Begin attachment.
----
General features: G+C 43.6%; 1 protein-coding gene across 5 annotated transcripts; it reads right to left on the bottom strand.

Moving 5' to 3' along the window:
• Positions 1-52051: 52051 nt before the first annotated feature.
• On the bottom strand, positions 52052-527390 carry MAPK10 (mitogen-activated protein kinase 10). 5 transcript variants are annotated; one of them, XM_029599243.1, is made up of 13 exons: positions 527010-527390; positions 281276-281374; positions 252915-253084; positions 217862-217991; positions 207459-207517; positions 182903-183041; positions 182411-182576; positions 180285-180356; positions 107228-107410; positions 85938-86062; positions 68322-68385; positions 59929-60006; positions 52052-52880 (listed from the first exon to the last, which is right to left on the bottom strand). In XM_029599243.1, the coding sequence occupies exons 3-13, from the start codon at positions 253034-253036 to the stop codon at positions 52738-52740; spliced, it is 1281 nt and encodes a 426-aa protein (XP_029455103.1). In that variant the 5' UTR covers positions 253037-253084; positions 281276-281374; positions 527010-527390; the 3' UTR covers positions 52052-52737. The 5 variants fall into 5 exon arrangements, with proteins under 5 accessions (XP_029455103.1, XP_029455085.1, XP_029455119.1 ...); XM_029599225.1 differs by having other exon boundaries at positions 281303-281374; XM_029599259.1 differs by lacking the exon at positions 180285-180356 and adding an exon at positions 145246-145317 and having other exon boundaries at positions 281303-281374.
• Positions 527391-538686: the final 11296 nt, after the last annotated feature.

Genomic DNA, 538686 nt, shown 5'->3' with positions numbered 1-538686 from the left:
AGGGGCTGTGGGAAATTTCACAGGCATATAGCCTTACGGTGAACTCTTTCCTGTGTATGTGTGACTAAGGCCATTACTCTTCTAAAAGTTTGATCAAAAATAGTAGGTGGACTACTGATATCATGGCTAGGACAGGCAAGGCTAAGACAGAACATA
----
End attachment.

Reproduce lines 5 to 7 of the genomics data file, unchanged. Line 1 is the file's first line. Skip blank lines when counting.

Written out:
• Positions 527391-538686: the final 11296 nt, after the last annotated feature.

Genomic DNA, 538686 nt, shown 5'->3' with positions numbered 1-538686 from the left:
AGGGGCTGTGGGAAATTTCACAGGCATATAGCCTTACGGTGAACTCTTTCCTGTGTATGTGTGACTAAGGCCATTACTCTTCTAAAAGTTTGATCAAAAATAGTAGGTGGACTACTGATATCATGGCTAGGACAGGCAAGGCTAAGACAGAACATA